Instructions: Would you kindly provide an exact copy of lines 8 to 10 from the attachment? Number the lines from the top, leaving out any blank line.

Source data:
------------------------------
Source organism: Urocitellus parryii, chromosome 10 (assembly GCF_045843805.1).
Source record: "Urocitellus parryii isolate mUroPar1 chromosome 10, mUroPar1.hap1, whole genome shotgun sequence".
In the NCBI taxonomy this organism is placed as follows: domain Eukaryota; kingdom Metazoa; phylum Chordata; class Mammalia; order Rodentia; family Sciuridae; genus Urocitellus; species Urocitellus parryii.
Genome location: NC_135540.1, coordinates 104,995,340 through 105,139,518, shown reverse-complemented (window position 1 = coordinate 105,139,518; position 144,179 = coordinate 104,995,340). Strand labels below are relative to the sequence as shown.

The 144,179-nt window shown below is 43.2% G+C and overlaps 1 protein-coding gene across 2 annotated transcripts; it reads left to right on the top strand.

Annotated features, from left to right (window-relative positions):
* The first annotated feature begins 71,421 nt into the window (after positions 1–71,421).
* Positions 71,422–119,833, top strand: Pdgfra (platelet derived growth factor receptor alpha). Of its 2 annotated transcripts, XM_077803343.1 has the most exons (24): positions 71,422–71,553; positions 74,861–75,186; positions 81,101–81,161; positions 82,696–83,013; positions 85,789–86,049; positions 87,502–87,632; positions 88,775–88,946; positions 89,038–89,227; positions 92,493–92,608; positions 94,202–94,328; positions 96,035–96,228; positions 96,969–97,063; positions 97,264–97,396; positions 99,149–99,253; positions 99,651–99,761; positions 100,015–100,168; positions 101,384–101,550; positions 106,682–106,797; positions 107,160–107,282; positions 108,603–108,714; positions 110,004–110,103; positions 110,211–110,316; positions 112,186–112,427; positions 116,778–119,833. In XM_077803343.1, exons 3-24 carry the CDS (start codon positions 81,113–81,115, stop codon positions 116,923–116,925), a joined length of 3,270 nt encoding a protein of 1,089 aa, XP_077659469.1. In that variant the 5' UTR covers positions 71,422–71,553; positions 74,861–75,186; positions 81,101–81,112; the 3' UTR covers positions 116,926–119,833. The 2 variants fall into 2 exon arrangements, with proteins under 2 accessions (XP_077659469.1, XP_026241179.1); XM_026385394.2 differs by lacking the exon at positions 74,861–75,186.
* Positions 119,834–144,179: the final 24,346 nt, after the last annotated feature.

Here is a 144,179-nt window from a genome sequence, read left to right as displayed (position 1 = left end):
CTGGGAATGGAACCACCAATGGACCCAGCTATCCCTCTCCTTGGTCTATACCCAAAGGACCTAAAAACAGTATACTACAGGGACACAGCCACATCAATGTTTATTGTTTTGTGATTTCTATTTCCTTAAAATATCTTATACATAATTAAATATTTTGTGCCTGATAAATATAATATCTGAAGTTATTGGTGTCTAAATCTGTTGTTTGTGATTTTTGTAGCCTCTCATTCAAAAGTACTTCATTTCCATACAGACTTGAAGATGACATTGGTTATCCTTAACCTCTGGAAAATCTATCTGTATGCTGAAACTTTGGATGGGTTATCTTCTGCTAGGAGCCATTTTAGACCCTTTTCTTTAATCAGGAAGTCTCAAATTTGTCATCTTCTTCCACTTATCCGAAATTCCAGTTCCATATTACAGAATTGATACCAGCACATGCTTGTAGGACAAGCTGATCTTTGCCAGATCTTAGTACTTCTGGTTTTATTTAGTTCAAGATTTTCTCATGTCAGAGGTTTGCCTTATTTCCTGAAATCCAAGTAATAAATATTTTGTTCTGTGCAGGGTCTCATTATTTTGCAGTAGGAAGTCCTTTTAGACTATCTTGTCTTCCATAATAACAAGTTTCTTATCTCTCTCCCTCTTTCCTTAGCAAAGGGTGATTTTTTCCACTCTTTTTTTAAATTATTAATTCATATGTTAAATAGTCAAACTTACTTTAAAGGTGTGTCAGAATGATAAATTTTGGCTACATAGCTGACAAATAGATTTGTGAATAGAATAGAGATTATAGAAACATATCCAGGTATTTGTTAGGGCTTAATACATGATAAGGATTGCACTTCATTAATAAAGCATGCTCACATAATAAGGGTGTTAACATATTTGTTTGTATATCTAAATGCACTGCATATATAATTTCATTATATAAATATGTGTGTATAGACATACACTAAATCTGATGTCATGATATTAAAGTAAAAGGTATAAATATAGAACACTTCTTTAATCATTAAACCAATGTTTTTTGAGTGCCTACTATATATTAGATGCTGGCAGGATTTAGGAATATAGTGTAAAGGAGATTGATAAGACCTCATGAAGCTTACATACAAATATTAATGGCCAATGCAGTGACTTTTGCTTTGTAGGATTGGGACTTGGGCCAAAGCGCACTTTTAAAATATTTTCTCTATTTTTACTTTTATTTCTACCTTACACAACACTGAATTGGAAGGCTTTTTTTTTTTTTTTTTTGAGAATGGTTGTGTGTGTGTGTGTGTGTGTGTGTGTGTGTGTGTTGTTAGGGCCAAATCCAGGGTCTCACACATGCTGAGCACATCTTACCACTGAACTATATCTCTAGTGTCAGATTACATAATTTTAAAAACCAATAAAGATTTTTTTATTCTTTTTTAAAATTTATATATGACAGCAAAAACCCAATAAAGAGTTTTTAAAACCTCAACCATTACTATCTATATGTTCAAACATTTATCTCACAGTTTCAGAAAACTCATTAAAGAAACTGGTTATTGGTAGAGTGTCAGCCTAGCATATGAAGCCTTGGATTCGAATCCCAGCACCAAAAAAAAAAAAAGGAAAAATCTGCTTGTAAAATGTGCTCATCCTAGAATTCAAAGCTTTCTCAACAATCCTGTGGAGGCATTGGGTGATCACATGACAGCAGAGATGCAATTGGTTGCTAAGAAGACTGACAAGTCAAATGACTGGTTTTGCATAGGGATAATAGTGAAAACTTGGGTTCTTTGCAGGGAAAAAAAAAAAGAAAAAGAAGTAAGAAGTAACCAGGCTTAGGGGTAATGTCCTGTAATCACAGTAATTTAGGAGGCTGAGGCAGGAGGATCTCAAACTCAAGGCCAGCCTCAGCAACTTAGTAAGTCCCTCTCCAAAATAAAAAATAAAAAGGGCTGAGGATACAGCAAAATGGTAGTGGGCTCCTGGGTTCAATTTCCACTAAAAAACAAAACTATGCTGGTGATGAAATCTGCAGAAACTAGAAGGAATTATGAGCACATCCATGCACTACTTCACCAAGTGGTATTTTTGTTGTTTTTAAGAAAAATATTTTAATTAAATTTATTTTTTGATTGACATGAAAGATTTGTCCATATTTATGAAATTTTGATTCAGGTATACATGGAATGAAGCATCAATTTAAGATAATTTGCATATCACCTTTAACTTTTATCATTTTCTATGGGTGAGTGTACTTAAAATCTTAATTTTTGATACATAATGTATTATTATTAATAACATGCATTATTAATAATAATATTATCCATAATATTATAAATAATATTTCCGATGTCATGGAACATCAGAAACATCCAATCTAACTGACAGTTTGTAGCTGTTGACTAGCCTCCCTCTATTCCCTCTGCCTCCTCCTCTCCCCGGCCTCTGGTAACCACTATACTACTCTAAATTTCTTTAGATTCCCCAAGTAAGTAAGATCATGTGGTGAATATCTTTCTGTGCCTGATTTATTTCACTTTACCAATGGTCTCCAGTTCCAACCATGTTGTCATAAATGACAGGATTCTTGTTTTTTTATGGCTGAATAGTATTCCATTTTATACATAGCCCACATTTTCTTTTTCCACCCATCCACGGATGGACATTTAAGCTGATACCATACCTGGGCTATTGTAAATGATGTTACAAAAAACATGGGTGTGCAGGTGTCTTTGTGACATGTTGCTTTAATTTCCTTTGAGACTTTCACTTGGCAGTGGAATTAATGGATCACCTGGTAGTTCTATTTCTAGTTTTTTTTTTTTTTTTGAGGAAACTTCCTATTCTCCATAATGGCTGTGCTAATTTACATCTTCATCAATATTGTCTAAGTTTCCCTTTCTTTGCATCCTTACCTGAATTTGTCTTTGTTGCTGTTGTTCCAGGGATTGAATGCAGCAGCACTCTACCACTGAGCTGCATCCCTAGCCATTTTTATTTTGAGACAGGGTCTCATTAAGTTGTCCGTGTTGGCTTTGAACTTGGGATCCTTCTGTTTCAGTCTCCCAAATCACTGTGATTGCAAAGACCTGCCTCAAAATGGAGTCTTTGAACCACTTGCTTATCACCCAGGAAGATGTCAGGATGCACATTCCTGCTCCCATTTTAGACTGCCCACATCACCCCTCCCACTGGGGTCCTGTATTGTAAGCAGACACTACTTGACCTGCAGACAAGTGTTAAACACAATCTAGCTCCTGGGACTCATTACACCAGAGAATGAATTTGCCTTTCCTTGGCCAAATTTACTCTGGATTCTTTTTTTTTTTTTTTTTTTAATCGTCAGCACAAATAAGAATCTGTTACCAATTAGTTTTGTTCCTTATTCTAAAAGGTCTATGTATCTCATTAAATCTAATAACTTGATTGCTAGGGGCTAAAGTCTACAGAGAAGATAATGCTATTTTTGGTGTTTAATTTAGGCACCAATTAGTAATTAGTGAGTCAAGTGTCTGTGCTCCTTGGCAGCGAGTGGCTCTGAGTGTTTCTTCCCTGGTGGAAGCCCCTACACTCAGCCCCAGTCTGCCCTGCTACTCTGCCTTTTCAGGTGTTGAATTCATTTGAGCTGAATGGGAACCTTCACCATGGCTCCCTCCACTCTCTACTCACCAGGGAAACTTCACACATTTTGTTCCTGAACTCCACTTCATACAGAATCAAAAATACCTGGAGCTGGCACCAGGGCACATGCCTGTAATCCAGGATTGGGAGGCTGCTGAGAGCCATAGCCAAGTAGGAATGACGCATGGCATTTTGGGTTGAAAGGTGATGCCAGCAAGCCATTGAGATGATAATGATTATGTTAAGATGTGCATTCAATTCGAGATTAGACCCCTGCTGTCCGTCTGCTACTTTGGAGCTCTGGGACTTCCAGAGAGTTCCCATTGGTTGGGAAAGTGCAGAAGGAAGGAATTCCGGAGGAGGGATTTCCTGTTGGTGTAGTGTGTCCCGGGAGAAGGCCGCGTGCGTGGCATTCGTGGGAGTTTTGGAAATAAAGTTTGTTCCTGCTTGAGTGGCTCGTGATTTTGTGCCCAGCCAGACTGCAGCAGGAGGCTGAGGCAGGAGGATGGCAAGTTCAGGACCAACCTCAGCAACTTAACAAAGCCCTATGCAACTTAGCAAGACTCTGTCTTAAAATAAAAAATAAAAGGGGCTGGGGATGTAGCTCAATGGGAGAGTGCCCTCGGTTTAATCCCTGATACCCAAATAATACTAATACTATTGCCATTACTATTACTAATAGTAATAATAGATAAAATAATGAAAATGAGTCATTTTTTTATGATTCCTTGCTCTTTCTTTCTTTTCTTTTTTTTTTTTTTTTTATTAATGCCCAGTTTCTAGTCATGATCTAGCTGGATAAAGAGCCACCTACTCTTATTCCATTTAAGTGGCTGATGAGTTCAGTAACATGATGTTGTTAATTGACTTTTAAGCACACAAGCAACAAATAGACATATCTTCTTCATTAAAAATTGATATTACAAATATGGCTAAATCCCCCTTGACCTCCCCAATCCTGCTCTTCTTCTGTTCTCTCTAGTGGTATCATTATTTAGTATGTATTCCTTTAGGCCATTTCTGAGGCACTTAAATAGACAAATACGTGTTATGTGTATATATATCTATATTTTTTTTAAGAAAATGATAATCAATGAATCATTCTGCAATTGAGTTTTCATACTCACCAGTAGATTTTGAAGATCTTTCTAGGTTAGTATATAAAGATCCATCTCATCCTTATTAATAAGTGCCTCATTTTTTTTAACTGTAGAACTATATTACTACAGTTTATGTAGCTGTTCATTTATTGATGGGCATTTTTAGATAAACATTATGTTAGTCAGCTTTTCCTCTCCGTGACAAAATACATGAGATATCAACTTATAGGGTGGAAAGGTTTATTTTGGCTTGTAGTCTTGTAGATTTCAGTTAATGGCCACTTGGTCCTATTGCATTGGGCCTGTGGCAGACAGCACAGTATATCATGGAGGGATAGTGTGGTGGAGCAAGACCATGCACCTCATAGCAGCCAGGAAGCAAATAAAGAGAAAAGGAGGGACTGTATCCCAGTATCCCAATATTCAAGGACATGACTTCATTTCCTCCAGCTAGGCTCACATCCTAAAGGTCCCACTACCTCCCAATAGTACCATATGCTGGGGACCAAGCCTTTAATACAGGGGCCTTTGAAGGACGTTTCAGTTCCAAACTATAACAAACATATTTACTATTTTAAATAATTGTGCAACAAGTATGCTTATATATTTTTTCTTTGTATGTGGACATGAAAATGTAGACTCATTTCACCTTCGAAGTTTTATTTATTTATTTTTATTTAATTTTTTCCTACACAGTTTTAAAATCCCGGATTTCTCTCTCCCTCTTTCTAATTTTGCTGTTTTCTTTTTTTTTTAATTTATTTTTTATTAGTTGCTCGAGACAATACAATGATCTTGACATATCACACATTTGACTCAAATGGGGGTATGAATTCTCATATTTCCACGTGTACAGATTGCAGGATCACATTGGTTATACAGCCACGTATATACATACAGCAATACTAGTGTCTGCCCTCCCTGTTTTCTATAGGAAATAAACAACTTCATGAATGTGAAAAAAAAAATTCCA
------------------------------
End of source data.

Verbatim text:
* Positions 71,422–119,833, top strand: Pdgfra (platelet derived growth factor receptor alpha). Of its 2 annotated transcripts, XM_077803343.1 has the most exons (24): positions 71,422–71,553; positions 74,861–75,186; positions 81,101–81,161; positions 82,696–83,013; positions 85,789–86,049; positions 87,502–87,632; positions 88,775–88,946; positions 89,038–89,227; positions 92,493–92,608; positions 94,202–94,328; positions 96,035–96,228; positions 96,969–97,063; positions 97,264–97,396; positions 99,149–99,253; positions 99,651–99,761; positions 100,015–100,168; positions 101,384–101,550; positions 106,682–106,797; positions 107,160–107,282; positions 108,603–108,714; positions 110,004–110,103; positions 110,211–110,316; positions 112,186–112,427; positions 116,778–119,833. In XM_077803343.1, exons 3-24 carry the CDS (start codon positions 81,113–81,115, stop codon positions 116,923–116,925), a joined length of 3,270 nt encoding a protein of 1,089 aa, XP_077659469.1. In that variant the 5' UTR covers positions 71,422–71,553; positions 74,861–75,186; positions 81,101–81,112; the 3' UTR covers positions 116,926–119,833. The 2 variants fall into 2 exon arrangements, with proteins under 2 accessions (XP_077659469.1, XP_026241179.1); XM_026385394.2 differs by lacking the exon at positions 74,861–75,186.
* Positions 119,834–144,179: the final 24,346 nt, after the last annotated feature.

Here is a 144,179-nt window from a genome sequence, read left to right as displayed (position 1 = left end):